The 80/20 rule of statistical methods development

Developing statistical methods is hard and often frustrating work. One of the under appreciated rules in statistical methods development is what I call the 8020 rule (maybe could even by the 9010 rule). The basic idea is that the first reasonable thing you can do to a set of data often is 80% of the way to the optimal solution. Everything after that is working on getting the last 20%. (_Edit: Rafa points out that once again I’ve reverse-scooped a bunch of people and this is already a thing that has been pointed out many times. See for example the Pareto principle and this post also called the 80:20 rule_)

Sometimes that extra 20% is really important and sometimes it isn’t. In a clinical trial, where each additional patient may cost a large amount of money to recruit and enroll, it is definitely worth the effort. For more exploratory techniques like those often used when analyzing high-dimensional data it may not. This is particularly true because the extra 20% usually comes at a cost of additional assumptions about the way the world works. If your assumptions are right, you get the 20%, if they are wrong, you may lose and it isn’t always clear how much.

Here is a very simple example of the 8020 rule from frequentist statistics - in my experience similar ideas hold in machine learning and Bayesian inference as well. Suppose that I collect some observations  X_1,\ldots, X_n and want to test whether the mean of the observations is greater than 0. Suppose I know that the data are normal and that the variance is equal to 1. Then the absolute best statistical test (called the uniformly most powerful test) you could do rejects the hypothesis the mean is zero if  \bar{X} > z_{\alpha}\left(\frac{1}{\sqrt{n}}\right) “ /></span>.</p>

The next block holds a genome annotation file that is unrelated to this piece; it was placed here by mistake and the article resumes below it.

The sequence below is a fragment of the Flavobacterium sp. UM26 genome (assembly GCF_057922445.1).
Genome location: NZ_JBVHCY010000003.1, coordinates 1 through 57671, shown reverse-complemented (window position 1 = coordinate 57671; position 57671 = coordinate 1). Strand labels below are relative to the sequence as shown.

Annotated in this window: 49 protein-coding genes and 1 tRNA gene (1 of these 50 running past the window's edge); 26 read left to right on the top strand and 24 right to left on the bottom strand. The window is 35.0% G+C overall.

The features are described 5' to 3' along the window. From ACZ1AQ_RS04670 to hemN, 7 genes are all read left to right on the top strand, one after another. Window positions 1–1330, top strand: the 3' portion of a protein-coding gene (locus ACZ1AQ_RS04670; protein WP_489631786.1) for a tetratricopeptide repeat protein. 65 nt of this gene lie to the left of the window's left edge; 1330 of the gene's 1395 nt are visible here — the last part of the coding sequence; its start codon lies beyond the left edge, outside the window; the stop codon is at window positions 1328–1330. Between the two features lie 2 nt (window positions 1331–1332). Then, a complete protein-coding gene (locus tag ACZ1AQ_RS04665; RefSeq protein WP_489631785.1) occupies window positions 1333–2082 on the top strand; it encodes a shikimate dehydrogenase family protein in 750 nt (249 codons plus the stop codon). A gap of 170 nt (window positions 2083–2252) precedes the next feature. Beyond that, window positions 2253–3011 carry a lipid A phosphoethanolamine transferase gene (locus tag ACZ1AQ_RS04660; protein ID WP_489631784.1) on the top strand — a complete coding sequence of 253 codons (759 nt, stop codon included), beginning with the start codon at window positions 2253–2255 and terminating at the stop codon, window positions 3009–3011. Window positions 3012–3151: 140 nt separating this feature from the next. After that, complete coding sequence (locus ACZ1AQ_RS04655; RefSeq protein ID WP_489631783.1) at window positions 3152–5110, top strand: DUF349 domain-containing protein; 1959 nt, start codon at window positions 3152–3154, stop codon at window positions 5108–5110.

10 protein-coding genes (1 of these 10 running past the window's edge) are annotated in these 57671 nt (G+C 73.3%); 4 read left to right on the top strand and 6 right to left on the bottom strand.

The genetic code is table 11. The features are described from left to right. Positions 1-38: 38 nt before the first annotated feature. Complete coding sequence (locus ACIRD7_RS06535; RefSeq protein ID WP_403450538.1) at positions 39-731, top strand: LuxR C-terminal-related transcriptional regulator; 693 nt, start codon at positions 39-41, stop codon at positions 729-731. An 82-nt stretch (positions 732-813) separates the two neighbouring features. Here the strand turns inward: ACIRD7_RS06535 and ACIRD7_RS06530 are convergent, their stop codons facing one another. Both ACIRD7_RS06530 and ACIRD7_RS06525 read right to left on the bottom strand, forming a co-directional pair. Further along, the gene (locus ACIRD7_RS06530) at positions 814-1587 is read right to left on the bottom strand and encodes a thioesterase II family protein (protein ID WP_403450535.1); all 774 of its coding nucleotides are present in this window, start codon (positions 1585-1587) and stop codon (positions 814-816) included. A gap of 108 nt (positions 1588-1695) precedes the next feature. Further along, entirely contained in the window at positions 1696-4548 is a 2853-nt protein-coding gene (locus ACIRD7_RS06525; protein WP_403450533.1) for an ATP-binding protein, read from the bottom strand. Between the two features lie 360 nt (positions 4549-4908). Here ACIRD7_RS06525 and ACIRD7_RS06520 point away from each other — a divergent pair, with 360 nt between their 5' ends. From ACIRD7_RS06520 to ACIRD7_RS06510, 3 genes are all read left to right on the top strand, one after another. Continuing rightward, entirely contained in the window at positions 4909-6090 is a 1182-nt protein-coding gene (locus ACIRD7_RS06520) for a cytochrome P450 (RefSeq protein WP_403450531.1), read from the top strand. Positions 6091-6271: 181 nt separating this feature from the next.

<p>There are a bunch of other tests you could do though. If you assume the distribution is symmetric you could also use the sign test to test the same hypothesis by creating the random variables <span class='MathJax_Preview'><img src='' style='vertical-align: middle; border: none; ' class='tex' alt= 0) “ /> and testing the hypothesis  H_0: Pr(Y_i = 1) = 0.5 versus the alternative that the probability is greater than 0.5 . Or you could use the one sided t-test. Or you could use the Wilcoxon test. These are suboptimal if you _know_ the data are Normal with variance one.

I tried each of these tests with a sample of size  n=20 at the  \alpha=0.05 level. In the plot below I show the ratio of power between each non-optimal test and the optimal z-test (you could do this theoretically but I’m lazy so did it with simulation, code here, colors by RSkittleBrewer).


The tests get to 80% of the power of the z-test for different sizes of the true mean (0.6 for Wilcoxon, 0.5 for the t-test, and 0.85 for the sign test). Overall, these methods very quickly catch up to the optimal method.

In this case, the non-optimal methods aren’t much easier to implement than the optimal solution. But in many cases, the optimal method requires significantly more computation, memory, assumptions, theory, or some combination of the four. The hard decision is whether to create a new method is whether the 20% is worth it. This is obviously application specific.

An important corollary of the 8020 rule is that you can have a huge impact on new technologies if you are the first to suggest an already known 80% solution. For example, the first person to suggest hierarchical clustering or the singular value decomposition for a new high-dimensional data type will often get a large number of citations. But that is a hard way to make a living - you aren’t the only person who knows about these methods and the person who says it first soaks up a huge fraction of the credit. So the only way to take advantage of this corollary is to spend your time constantly trying to figure out what the next big technology will be. And you know what they say about prediction being hard, especially about the future.

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